Recently the Botanical Society of Britain and Ireland (BSBI) held it’s Annual Summer Meeting (ASM) in Northern Ireland.
In this post I’ll be looking at our trip to the Umbra Nature Reserve in Co. Derry.
Umbra Nature Reserve –
The Umbra Nature Reserve is a duneland site which is managed by Ulster Wildlife. Leading the walk was Dave Riley (V.C H40) who also gave an informed talk about the site before we entered.
We weren’t at the site for more than five minutes before I came across a plant new to my species list.
It’s always nice when you come across species which are completely new to you and this wasn’t the only occasion during the Umbra (and in fact Day II was full of firsts).
It was nice to come across some familiar plants also.
As we entered new areas and habitats Dave would give us a run-down on the species we were likley to encounter.
Another species of significance was a rare moss (Rhytidium rugosum) which has only one sight in Ireland, which of course was the Umbra. What an attractive moss it turned out to be.
The atmosphere at the Umbra was very relaxed and it was nice to dander about and look for species, unfortunately plants are slightly late this so many of the orchids that we came across were just about emerging or hadn’t even emerged.
The scenery was fantastic and it brought back some great childhood memories of being on Downhill Beach, plus it was also pretty neat to be near a Game of Thrones filming location.
However a few things of a winged variety broke my botanical concentration (well everyone has their vices).
First up was this beautiful Wood White butterfly, myself and Mairead along with Julia Nunn and Graham Day (BSBI recorder for Co. Down) had noticed ones flying earlier in the day, so it was nice to find one at rest and be able to get a picture of it.
Shortly after that I noticed something else fluttering by and it turned out to be the very flighty Small Heath.
To be honest it was nice that the Umbra had a relaxed pace as later in the day we would be going up Binevenagh and well as you’ll see tomorrow, the pace was steep going!
Recently the Botanical Society of Britain and Ireland (BSBI) held it’s Annual Summer Meeting (ASM) in Northern Ireland. Yesterday I covered the first part of Day I, now it’s on to part two! White Park Bay, Co. Antrim White Park Bay is a spectacular area and is owned by the National Trust. We had seen many pictures of the area earlier in the morning during the talks and presentations and while they were amazing shots, nothing can prepare you for the amazing scenery that it has to offer. We were given some further background to the site and then split up into three recording groups so botanise in different habitats and locations.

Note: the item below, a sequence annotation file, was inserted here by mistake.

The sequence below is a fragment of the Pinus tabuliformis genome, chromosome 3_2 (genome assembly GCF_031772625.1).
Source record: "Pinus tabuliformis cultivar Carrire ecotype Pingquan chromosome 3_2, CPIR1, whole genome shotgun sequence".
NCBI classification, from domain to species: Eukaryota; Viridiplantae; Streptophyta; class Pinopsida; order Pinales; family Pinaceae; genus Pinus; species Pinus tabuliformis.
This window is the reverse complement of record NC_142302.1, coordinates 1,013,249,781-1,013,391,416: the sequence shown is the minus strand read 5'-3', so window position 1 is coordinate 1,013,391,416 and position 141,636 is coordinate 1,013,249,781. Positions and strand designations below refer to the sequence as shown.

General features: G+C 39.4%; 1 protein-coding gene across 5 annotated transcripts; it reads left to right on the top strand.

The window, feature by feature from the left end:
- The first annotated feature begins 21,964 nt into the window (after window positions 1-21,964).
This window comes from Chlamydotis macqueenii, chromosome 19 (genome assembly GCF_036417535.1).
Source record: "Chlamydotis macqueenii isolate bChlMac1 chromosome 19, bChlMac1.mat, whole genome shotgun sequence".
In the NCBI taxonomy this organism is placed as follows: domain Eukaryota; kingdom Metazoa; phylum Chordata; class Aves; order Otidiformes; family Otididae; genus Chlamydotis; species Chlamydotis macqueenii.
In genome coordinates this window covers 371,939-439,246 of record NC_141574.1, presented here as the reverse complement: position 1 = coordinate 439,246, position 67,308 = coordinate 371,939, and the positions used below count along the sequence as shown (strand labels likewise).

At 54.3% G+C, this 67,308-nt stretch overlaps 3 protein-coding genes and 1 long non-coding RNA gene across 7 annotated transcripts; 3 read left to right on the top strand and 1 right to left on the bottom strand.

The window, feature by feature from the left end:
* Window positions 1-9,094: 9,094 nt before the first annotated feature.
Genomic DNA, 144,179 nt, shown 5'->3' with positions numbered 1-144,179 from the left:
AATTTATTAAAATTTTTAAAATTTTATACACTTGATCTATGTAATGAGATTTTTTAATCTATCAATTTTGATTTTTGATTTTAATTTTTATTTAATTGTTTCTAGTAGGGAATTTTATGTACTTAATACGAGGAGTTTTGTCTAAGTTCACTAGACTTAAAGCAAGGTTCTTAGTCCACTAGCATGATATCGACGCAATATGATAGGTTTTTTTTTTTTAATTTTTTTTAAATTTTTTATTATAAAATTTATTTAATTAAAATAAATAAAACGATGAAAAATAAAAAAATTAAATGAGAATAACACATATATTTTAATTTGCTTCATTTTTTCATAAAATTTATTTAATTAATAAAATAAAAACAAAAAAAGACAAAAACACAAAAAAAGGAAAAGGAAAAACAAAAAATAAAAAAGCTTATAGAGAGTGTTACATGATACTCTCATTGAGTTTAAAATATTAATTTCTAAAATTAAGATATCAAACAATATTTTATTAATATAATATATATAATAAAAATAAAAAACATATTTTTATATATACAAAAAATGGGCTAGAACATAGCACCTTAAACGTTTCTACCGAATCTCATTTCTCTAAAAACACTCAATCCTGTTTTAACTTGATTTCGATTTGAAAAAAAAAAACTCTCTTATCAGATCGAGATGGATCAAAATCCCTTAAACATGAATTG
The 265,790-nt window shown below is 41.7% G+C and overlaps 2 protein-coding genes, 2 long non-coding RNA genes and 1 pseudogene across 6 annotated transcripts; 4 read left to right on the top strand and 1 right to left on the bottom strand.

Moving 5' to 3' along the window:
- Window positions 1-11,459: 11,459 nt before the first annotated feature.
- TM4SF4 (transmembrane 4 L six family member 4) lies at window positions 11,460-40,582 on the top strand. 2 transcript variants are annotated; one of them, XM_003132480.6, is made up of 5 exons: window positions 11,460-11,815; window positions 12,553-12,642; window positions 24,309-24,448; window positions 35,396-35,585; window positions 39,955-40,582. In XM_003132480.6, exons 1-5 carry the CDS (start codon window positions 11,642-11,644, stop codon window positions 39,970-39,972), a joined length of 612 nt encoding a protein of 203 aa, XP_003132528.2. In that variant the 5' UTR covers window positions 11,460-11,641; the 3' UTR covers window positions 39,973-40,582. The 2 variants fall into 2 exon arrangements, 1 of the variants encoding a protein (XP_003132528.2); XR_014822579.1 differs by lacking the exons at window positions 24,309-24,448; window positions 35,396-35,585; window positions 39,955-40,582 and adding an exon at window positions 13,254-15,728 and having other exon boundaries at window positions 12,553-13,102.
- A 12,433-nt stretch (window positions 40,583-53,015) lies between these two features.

But first, here’s a quick shot of how everything looked before recording!
Along the way to the dune system we noticed another group –
It didn’t take long for the recording to start and all of a sudden scientific names were flying in from every member of the group. On my first BSBI outing in 2013 I knew very few scientific names and it was great to know that my Latin and Greek has obviously improved quite a bit as I understood most of what was being recorded. A great thing about being in a smaller group is that you get to see the various ways people have of identifying species or distinguishing confusion species. It’s also great for getting tips and being shown species from some of the trickier groups (grasses, sedges etc). I think sometimes these groups are slightly more difficult to remember, but thanks to Con Breen I came away knowing a few more grasses and sedges. One species that stuck with me in particular (probably as it was everywhere) was Avenula pubescens.
With the more common species already recorded on the card, the time came to do some hardcore botanising. I always find that there is a great amount of camaraderie between botanists and it’s great when everyone is chipping in to achieve a common goal, in this case an identification. Some shots of this interaction are below –
My highlight for this trip and in fact the whole day was recording Spring Squill (Scilla verna) a plant which I had not come across before.
Luckily the species was abundant in the area so there was plenty to be found and photographed. Other interesting species we came across –
An excellent end to the first day of the BSBI ASM in Northern Ireland.
The Botanical Society of Britain and Ireland (BSBI) recently held its Annual Summer Meeting (ASM) in Northern Ireland which involved botanists from Ireland, Northern Ireland and the UK coming together to enjoy the splendour of Ulster’s scenery and of course to record plants across a number of habitats and locations.
The ASM for me started on the Saturday (13/06/15) where in the morning we attended a number of talks about the natural history of Ulster, including habitats, geology and pressures/threats which are putting species at risk.
Dr. Micheline Sheehy Skeffington chaired the morning of presentations which seen talks from stalwart BSBI botanist John Faulkner, who gave an introduction to botany in Ulster, Patrick Casement was next and gave us some of his personal background and reflections of North Coast. After a short break we got a detailed presentation regarding the habitats, species and geology from Paul Corbett and Ian Enlander.